Regional Impacts of Telemobility Options: Capitalizing on the Two-Way Relationship Between Infrastructure Investments and Travel Demand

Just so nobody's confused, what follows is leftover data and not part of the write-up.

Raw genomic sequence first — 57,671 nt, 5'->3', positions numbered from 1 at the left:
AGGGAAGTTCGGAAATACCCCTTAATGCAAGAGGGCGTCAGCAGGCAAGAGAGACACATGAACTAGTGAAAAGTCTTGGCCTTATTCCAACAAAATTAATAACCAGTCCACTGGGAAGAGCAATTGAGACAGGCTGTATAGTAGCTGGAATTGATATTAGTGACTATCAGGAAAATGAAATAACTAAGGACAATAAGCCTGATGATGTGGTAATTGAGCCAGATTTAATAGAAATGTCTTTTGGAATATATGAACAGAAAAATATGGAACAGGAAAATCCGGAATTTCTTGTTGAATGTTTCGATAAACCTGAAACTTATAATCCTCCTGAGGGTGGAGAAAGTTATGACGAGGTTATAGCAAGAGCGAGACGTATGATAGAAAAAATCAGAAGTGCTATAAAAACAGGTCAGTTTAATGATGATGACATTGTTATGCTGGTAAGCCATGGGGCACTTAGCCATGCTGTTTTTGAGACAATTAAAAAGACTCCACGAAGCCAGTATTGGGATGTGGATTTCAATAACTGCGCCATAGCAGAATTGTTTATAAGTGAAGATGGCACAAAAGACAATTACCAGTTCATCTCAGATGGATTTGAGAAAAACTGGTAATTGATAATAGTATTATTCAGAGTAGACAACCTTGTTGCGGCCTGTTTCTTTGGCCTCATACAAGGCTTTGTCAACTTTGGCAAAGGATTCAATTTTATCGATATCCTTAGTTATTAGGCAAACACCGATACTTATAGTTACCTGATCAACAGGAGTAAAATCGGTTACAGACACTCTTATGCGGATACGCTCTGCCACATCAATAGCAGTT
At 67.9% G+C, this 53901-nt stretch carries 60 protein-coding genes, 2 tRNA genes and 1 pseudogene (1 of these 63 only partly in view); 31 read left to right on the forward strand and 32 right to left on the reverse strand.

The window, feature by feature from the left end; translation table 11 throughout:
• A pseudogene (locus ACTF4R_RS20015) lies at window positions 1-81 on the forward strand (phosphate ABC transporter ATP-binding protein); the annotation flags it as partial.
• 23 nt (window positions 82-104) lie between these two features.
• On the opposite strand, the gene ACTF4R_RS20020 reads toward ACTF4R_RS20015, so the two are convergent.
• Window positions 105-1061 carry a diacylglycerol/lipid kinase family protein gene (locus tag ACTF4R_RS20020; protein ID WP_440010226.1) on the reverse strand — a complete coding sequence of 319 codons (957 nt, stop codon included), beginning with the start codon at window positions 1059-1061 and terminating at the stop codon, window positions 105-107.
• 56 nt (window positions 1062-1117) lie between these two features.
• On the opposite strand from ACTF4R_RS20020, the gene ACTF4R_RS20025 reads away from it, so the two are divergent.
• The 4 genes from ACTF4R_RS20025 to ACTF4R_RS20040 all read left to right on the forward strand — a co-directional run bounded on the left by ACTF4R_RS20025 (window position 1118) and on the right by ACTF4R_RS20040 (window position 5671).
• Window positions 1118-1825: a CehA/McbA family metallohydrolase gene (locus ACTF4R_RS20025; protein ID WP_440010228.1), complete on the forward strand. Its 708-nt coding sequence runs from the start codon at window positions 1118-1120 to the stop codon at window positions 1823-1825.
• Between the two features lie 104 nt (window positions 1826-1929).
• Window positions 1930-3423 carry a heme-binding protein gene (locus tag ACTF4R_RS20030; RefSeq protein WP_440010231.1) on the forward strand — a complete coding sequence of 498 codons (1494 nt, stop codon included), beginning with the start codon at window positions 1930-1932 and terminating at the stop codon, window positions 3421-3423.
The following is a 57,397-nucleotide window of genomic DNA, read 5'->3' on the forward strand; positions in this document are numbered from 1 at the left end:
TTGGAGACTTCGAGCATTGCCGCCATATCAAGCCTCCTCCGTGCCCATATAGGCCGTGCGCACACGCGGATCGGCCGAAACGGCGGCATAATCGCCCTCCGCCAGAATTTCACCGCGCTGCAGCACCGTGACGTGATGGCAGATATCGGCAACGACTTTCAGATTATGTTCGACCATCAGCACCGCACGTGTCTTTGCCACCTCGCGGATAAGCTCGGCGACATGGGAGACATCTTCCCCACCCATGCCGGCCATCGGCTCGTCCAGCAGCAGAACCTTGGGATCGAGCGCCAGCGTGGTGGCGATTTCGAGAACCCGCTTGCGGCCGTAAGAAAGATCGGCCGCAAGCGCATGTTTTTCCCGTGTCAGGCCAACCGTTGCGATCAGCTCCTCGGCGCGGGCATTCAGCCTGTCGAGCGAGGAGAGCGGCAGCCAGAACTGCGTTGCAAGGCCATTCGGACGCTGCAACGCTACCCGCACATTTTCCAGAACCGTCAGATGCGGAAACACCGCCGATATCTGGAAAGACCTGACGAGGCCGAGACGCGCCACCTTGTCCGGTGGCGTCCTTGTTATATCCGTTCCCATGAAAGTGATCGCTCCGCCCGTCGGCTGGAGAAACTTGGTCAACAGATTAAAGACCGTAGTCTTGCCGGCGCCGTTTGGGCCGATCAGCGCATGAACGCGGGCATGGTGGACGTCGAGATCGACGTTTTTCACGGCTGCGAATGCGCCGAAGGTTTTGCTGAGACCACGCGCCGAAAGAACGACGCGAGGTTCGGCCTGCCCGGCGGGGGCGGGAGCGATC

Communications technologies and e-commerce have a profound effects on travel, on the delivery of goods and services, and consequently, on the use of transportation infrastructure. Experiences acquired as a result of travel restrictions or health concerns, e.g., working remotely, are likely to accelerate some of these trends. Furthermore, widespread deployment of (innovative) services as a result of Covid-19, e.g., telehealth, may, fundamentally, alter travel patterns of many population segments. Changing travel behaviors may have significant long-term implications on the tens of billions of dollars that are invested each year to keep highways, rail lines, ports, airports, public transit systems, and other infrastructure in a state of good repair. For example, as e-commerce accelerates, streets in residential neighborhoods support increasing loads associated with delivery vehicles, and, in turn, deteriorate more quickly and require additional investments to provide the same level of service. Perhaps more importantly, as we are redesigning physical and virtual supply chains for delivery of goods and services, there are tremendous opportunities to guide investments in transportation infrastructure that are going to have effects on travel behavior with both immediate and lasting positive economic, social, and environmental consequences. Examples of significant short-term effects of infrastructure investments include increasing employment. Long-term effects include opportunities to improve the efficiency, level-of-service, reliability, resilience of these supply chains. The project objectives are, therefore, to develop a framework to evaluate the regional life-cycle and supply-chain consequences of investments in design, construction, and management of transportation infrastructure, and to validate it by considering a variety of scenarios.